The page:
• Begging is a way of life for transgender as they dance or sing and earn money. However bill criminalizes begging by making it an offence without taking alternative affirmative action for their social security.
  • It sets lighter consequences for discrimination and assault on Trans people compared to cis-gender people which prescribes jail sentence of 7 years for sexual assault on women.
  • The Bill treats transgender as victims rather than an empowered subject with rights.
  • The Standing Committee’s concerns about recognizing rights in marriage, divorce and adoption of transgender person have not been addressed.
  • Bill violates the transgender’s constitutional Right to Freedom of Residence under the Article 19 as they must either stay with their parents or approach a court.

Issues Faced by Transgender

  • Lack of legal protection – They are subjected to custodial violence, dereliction of duty by state and overall apathy to their issues such as educational, residential, medical and employment.
  • Poverty – Lack of legal protection translates into unemployment for transgender people. They’re denied services and experience high rates of unemployment, housing insecurity and marginalization.
  • Harassment and stigma – They are met with ridicule from a society and are considered mentally ill, socially deviant and sexually predatory.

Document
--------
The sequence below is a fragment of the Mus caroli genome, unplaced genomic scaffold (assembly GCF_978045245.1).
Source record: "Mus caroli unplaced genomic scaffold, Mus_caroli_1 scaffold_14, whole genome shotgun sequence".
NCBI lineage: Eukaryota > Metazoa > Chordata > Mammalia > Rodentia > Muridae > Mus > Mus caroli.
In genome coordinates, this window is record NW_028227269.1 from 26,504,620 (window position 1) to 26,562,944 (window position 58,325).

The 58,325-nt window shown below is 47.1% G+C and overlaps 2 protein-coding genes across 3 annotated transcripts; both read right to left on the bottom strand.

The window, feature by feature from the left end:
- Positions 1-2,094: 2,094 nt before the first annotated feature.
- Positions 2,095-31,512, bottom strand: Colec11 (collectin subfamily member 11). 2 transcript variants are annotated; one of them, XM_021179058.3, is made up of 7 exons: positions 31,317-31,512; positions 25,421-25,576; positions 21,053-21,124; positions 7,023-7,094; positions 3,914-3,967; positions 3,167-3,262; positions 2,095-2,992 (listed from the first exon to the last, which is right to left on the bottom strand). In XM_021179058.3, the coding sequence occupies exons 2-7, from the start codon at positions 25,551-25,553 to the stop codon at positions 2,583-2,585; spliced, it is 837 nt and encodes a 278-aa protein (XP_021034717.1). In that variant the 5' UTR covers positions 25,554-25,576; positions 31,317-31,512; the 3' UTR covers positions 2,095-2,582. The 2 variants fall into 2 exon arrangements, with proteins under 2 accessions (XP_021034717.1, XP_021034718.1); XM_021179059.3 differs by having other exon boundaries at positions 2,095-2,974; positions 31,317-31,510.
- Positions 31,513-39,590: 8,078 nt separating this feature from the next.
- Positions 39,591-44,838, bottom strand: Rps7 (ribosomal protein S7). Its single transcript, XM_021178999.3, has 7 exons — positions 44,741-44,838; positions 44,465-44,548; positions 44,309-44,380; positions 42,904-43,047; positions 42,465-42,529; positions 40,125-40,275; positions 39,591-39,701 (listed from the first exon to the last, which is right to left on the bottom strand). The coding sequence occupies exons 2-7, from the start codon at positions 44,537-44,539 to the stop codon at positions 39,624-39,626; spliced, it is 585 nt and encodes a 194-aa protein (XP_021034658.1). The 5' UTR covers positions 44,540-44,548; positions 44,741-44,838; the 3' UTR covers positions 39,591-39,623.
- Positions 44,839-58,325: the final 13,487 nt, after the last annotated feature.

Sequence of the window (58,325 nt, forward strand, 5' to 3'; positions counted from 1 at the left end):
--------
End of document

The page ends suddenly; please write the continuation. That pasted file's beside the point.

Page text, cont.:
• Anti-transgender violence – They are forced for gender conformism, aversion based pseudo-psychotherapies, forced marriages, stripping, physical and verbal abuse and are pushed into prostitution by their own families.
  • Barriers to healthcare – Their exposure to basic health care is minimal as they are subject to apathy from medical fraternity with professionals lacking transgender health care competency.

Suggestions

  • Inclusive approach for Transgender must be planned and adopted by the Government and society.
  • Legal and the law enforcement systems need to be empowered and sensitized on the issues of Transgender community.
  • Provision of free legal aid, supportive education, and social entitlement must be ensured for the Transgender community at ground level as suggested by NALSA Judgement.
  • Separate policies related to health care must be framed and communicated in all private and public hospitals and clinics.
  • Liberal credit facilities and financial assistance must be ensured to start up their career as an entrepreneur or businessman.

Way Forward

  • Certain provisions of Private member bill introduced in 2014 by Tiruchi Siva can also be incorporated such as reserving 2% of seats in education institutions funded by the government, formation of special employment exchanges for transgender people n government jobs, etc.
  • The bill should be provisioned in such a manner that it is able to integrate transgender persons seamlessly into the fabric of everyday public life be it public spaces, at workplaces, and in normative domestic spaces.
  • Policies and regulation alone won’t help there is a need to increase awareness and inculcate sense of respect and acceptance for transgender community.
  • Their grievance of being not included in policies formulation or decision making needs to be allayed and chances for their public participation should increase.